Following is a brief rundown of VoIP’s pros and cons:

VoIP Plusses

    Reduced Costs.

Unlimited calling plans are as inexpensive as $25 a month, and you’ll often see promotional deals that cost even less. Although flat-rate plans don’t cover international calls, the per-minute rates are usually much cheaper than what you’ll pay with a landline. Services like Lingo and Vonage have recently added international countries as part of their unlimited calling plans.

    You Can Use Your Customary Number Anywhere

Move your home phone number to VOIP service, then when you need – pack your VOIP adapter in your backpack and off you go around the world. Anywhere you can plug in, you can call home and make/receive calls (plug in to the Internet, that is). No need to change area codes!

    Additional Services

Because VoIP is an Internet-based service, it doesn’t have as many restrictions as your traditional phone line. For example, most providers allow you to e-mail voice messages as sound files.

VoIP Drawbacks

    You Need a Broadband Connection to Use VoIP

If you don’t already have cable of broadband service and wind up purchasing a plan primarily for VoIP, this will likely cancel out what you’re saving in monthly VoIP service. (A greater than 50% penetration of broadband makes it accessible to a majority of households and some services are designed specifically to work with dial-up.)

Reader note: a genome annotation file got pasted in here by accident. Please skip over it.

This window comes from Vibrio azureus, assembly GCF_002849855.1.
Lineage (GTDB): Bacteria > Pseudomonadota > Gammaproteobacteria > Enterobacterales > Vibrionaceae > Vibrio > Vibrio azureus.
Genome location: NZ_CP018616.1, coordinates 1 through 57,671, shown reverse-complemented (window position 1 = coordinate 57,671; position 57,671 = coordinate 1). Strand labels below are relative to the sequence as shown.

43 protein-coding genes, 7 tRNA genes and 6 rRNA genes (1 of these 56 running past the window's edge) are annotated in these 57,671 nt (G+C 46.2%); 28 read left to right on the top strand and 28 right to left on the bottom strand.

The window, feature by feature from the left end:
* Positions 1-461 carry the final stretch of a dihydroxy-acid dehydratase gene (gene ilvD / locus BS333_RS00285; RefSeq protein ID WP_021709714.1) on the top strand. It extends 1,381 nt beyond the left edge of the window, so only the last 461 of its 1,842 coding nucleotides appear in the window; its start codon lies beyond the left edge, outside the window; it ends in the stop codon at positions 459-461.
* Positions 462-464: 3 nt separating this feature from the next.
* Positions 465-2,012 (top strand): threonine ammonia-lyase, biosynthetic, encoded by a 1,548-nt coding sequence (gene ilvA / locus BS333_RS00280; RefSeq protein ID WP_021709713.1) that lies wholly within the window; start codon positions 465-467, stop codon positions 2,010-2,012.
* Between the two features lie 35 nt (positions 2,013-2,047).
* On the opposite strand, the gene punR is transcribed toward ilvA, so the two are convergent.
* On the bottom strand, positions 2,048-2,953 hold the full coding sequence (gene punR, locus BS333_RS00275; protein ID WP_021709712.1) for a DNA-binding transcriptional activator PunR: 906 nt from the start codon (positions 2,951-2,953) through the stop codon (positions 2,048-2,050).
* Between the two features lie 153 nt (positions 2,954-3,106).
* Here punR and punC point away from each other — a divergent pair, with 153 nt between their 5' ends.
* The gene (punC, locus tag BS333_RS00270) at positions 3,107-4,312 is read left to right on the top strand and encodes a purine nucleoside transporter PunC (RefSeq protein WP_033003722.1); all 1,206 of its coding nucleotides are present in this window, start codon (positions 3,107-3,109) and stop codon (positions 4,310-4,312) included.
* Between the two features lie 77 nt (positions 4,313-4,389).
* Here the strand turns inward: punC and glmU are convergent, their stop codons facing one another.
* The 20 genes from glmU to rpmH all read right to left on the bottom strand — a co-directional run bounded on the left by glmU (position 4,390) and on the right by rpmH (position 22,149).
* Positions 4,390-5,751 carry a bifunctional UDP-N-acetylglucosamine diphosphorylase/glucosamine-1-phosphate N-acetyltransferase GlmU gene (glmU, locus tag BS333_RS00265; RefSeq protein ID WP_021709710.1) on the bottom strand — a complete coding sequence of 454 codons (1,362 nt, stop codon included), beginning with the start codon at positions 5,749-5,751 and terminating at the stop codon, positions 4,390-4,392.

Your VoIP Phone Doesn’t Work in Power Outages or When You Lose Internet Access

Similar to a cordless telephone, your VoIP service won’t work when the power’s out. However, you can buy a battery that offers four to six hours of talk time. But if you lose Internet access you’re out of luck.

    9-1-1 Service Differences

New FCC regulations require VoIP providers to offer 9-1-1 services. Unfortunately, some providers have been slow to deliver this critical service. However, the vast majority does offer 9-1-1 service. Remember, though, if your power is out and you don’t have battery backup, and if your Internet service is interrupted, you won’t be able to dial 9-1-1 on your VoIP phone. (Ed: Note that some VOIP companies have partnered with the local telephone company to ensure 9-1-1 access on your local telephone circuit, even after it has been disconnected. Check individual providers for details.)

So Should You or Shouldn’t You Switch to VoIP?

The advantages of VoIP seem to outweigh its drawbacks. Decreased costs, portability and increased services are the primary benefits of this new technology. Cellular phones are aplenty in homes these days, so having a backup is usually “at hand” when power outages do occur.

Related Links